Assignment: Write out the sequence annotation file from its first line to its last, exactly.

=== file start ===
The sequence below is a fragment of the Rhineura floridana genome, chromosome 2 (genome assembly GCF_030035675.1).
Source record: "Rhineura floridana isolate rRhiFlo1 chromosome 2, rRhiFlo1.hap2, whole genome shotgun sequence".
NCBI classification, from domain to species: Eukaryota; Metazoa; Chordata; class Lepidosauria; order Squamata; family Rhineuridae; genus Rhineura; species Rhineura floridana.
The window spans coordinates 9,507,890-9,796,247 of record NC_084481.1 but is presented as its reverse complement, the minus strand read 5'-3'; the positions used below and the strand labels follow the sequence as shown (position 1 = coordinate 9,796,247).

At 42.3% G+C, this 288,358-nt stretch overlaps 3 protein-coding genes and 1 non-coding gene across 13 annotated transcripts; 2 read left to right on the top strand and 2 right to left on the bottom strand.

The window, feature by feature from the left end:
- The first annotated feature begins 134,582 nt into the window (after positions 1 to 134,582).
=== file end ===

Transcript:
The sequence below is a fragment of the Rhineura floridana genome, chromosome 2 (genome assembly GCF_030035675.1).
Source record: "Rhineura floridana isolate rRhiFlo1 chromosome 2, rRhiFlo1.hap2, whole genome shotgun sequence".
NCBI classification, from domain to species: Eukaryota; Metazoa; Chordata; class Lepidosauria; order Squamata; family Rhineuridae; genus Rhineura; species Rhineura floridana.
The window spans coordinates 9,507,890-9,796,247 of record NC_084481.1 but is presented as its reverse complement, the minus strand read 5'-3'; the positions used below and the strand labels follow the sequence as shown (position 1 = coordinate 9,796,247).

At 42.3% G+C, this 288,358-nt stretch overlaps 3 protein-coding genes and 1 non-coding gene across 13 annotated transcripts; 2 read left to right on the top strand and 2 right to left on the bottom strand.

The window, feature by feature from the left end:
- The first annotated feature begins 134,582 nt into the window (after positions 1 to 134,582).